Sunday, May 18, 2008


Mom was much better when Wendy and I went to visit her this afternoon. She could remember the visitors she'd had earlier today and could remember Big Brown winning the Preakness yesterday. (By five and a half lengths, yet. YAY, Big Brown!) She no longer thinks there are trap doors in her “Get Well Soon” balloons, into which cameras and microphones have been inserted. She no longer thinks she is being held against her will in a brothel. She no longer sees matching parakeets, kittens, and marmosets clinging to her ceiling, no longer smiles at them or calls to them, and she realizes those animals don’t come in yellow with leopard spots anyway. She does still see pink gossamer floating in the air, but she realizes it isn’t really there. She no longer thinks Daniel (our sister Barbara's husband) is planning to go to California to study at Stanford and leave Lizzie behind or give her away.

“Not to worry,” I said, “That was just a bad dream.”

“And all those adorable kittens…”

“They were dreams, too.”

“No, because I was awake. They were hallucinations.”

Correct. Excellent, Mom!

Even better, she remembers her own mother going through a similar ordeal after one of her knee replacements. So she knows the same thing is what has been happening to her. She remembers telling the surgeons she doesn’t do well under general anesthesia.

She still isn’t sure which of her memories of this past week refer to reality, but when she asks and we tell her, she accepts our answers.

At any rate, I estimate her improvement at 90%. Wendy says 95%.

She is being discharged tomorrow. She will probably spend a few days at the rehab center here, within her retirement community, before coming back to her own apartment. She doesn’t yet feel comfortable being on her own, and Wendy and I agree.

Dad’s situation is less reassuring. He may have to be catheterized again today. Wendy saw him earlier, took him to church and he was in pain. I’ll go later.

This morning I went to Barbara’s church, St. Mark’s in Bethesda, on purpose to see her godmother, Deb, and Deb’s godmother, Carol. It ws good to be there again, and especially to be there singing, “Christ is risen from the dead, trampling down death by death, and upon those in the tombs bestowing life.”

Deb shared her wonderful news and I was thrilled! Check it out and rejoice with her and her family.

Meanwhile, Wendy and I have enjoyed being together these several days, and have enjoyed a couple of visits from our brother Mike, too.

Mike collects movies. He used to collect them in Betamax format, then in VHS. I remember once when we read in a newspaper that Prince Charles had the largest known collection of movies on VHS in the world, and it was so-and-so many tens of thousands, Mike just laughed. He probably has every movie ever made, if it has ever been put on tape or shown on television.

He has been updating his collection recently, getting it all on DVD, and although we haven’t been allowed into his house for years, I’ll bet he has some room to move around in it now!

Anyway, Mike brought us a couple of very entertaining movies, and we laughed and cried and hooted and hollered and thoroughly enjoyed both.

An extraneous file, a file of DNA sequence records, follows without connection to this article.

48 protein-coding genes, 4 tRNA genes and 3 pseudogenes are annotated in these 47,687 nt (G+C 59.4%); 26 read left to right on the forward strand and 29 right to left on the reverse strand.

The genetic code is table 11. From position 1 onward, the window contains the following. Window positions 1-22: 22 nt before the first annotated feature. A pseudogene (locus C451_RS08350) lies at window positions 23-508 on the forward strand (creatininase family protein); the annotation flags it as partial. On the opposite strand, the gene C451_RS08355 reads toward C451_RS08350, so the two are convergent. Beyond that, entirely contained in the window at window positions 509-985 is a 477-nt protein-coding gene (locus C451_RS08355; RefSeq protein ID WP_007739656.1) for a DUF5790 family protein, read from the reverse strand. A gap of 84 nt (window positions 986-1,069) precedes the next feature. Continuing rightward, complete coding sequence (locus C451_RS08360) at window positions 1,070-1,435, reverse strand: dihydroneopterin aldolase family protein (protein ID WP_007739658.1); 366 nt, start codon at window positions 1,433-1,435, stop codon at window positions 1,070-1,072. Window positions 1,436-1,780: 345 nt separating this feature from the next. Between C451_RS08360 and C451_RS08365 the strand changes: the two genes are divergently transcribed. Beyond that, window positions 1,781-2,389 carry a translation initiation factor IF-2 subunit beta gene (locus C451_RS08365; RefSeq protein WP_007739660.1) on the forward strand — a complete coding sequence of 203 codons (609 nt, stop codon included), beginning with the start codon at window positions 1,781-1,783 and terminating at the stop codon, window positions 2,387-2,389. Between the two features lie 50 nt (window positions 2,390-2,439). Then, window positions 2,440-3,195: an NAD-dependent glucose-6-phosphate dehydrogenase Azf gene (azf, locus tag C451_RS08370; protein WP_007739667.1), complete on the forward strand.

I’m more or less planning to go home tomorrow afternoon or evening. Demetrios went home Friday afternoon, and I've missed him awfully.

And I'm looking forward to getting down to North Carolina in the next few days to see my grandchildren, at long last!



DebD said...

I'm so glad your mother has recovered significantly. That is such reassuringly news.

Wendy took your dad to church this morning? She is a saint!

It was such a lovely surprise to have you at church this morning. And thanks for the congratulations here on your blog. That is very sweet.

Anastasia Theodoridis said...

Wendy always takes Dad to church when she's here, and a saint she may be.

Perhaps I should clarify, meanwhile, that "church" is a 45-minute, non-denominational service downstairs from where Dad lives, in the full nursing care unit. It just involves pushing his wheelchair into the elevator and down a corridor.

Dad usually falls asleep during the service.

Wendy says today he started humming the final hymn as they were leaving.

DebD said...

I see... that does seem a lot easier than getting him into a car and into a church building and dealing with all the people going to and fro during services.

JTKlopcic said...

Good news! So glad to hear it.

Any movie recommendations?

Anastasia Theodoridis said...

We Watched "THe King of California", starring Michael Douglas as a father who gets released from a mental institution and goes back home to live with his 16-year-old daughter. He does all sorts of wacky things, but mostly, he's off on a treasure hunt, searching for Spanish doubloons. He finally determines that they are buried six feet under the floor of the newest Costco building. It's a wild, fun adventure, and I don't *recall* whether there is any bad language in it.

"The Eulogy" is about a family that makes ours look sane assembling for the funeral of the father/grandfather. One of the daughters shows up with her lesbian lover, and that together with some foul language makes the film unsuitable for children. (WHY can't they leave out the f-word? It only detracts.) In spite of the language and partly because of the lesbian element, the movie was screamingly funny and sad at the same time. Some of the characters in it reminded us of certain characters in our family, which made it all even funnier. And of course, our parents are elderly, too, which gave the sadness of it extra poignancy. The end made me laugh harder than I have in a long, long time.

Just Mairs said...

Wow! What a relief that must be to see your Mom coming back to herself again! May she continue to receive God's mercy as she heals.

Just Mairs said...

Oh, and I suppose it won't be long now The King of California mysteriously shows up on our Netflix queue....